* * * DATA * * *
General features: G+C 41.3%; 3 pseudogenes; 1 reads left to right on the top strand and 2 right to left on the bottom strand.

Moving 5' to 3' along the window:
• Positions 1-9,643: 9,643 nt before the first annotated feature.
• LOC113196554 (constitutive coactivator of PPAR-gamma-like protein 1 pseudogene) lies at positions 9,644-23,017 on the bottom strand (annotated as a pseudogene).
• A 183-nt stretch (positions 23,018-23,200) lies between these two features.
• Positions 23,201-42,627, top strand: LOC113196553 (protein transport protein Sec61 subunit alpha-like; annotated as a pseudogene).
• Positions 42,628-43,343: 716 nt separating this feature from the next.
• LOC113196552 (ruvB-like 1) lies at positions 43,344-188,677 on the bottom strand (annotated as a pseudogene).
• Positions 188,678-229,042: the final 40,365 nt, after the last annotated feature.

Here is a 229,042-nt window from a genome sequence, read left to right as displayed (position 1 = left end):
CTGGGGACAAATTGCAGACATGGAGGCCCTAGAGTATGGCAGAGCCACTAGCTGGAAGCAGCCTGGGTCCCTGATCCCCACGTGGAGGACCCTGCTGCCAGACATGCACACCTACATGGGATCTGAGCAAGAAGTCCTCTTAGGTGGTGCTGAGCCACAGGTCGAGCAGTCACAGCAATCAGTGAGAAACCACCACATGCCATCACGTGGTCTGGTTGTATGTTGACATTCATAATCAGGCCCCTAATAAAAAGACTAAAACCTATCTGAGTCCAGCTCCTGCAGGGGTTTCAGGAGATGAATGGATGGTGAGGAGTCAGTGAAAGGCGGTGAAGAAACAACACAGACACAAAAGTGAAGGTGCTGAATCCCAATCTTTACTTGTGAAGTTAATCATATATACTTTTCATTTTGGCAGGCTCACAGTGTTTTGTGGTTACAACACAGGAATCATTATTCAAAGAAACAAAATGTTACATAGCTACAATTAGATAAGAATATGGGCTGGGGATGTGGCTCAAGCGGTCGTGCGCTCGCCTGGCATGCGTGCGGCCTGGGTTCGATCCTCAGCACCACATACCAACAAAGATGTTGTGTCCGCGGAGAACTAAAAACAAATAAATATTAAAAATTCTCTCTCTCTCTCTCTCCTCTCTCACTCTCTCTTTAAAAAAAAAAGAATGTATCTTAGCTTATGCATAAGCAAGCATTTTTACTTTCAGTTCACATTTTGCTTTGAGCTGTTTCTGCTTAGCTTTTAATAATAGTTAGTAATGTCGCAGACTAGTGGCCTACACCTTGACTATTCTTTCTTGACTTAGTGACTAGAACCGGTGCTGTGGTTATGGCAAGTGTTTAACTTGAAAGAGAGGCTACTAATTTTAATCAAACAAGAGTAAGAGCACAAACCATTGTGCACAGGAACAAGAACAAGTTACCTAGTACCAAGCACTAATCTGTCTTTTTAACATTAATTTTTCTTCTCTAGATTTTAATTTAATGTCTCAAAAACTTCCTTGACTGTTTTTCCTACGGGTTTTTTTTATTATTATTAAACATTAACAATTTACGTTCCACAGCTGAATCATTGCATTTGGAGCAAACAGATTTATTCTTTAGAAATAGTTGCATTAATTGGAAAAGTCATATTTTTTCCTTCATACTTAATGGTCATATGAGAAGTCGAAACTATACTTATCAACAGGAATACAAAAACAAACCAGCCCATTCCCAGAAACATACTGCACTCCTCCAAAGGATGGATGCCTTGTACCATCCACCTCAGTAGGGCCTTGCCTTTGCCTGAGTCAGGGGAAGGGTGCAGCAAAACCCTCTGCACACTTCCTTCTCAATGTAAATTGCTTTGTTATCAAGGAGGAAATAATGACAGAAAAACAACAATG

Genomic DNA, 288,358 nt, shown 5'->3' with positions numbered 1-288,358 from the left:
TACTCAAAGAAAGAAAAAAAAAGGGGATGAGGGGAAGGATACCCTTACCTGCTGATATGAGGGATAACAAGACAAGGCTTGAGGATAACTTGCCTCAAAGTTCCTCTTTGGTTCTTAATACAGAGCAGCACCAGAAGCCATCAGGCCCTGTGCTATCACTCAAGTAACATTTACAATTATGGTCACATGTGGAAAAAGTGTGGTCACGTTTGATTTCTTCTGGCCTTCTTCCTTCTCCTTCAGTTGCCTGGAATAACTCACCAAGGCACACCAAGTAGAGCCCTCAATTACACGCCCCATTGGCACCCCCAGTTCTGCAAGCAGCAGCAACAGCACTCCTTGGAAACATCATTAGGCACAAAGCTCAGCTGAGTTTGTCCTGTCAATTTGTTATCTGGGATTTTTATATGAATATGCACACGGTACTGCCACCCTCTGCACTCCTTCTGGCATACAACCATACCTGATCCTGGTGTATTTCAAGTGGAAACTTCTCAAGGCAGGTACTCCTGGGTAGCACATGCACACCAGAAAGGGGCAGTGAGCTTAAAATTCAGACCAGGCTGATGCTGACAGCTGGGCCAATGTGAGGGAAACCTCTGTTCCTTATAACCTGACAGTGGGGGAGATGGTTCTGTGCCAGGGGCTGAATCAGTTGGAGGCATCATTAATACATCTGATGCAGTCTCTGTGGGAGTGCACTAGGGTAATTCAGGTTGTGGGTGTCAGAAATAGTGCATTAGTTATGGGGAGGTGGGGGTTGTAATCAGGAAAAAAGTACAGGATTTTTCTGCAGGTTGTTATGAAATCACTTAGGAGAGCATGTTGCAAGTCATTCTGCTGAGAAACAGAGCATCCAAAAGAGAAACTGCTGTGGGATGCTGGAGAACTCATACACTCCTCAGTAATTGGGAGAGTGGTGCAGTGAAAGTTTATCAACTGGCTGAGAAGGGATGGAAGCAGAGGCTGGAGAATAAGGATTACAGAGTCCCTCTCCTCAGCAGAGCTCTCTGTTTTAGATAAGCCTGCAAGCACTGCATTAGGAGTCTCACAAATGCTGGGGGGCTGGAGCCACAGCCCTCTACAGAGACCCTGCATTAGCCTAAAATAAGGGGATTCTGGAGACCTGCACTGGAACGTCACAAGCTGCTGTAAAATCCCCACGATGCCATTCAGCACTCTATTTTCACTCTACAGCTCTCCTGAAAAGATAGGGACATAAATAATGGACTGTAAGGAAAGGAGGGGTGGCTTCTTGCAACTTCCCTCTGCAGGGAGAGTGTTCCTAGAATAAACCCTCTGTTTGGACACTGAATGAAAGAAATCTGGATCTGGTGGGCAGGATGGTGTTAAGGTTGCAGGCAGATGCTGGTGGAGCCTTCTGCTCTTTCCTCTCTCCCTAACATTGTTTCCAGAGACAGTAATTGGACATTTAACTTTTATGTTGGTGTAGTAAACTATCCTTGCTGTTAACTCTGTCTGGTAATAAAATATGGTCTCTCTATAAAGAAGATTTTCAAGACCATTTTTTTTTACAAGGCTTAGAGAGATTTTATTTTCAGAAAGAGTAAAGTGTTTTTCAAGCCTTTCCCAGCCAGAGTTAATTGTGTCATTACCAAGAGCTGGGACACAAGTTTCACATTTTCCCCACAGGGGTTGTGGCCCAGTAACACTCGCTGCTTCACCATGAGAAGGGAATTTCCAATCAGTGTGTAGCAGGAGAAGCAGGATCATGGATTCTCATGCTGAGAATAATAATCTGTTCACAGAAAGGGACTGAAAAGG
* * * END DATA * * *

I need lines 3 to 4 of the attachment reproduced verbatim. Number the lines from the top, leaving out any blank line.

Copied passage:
• Positions 1-9,643: 9,643 nt before the first annotated feature.
• LOC113196554 (constitutive coactivator of PPAR-gamma-like protein 1 pseudogene) lies at positions 9,644-23,017 on the bottom strand (annotated as a pseudogene).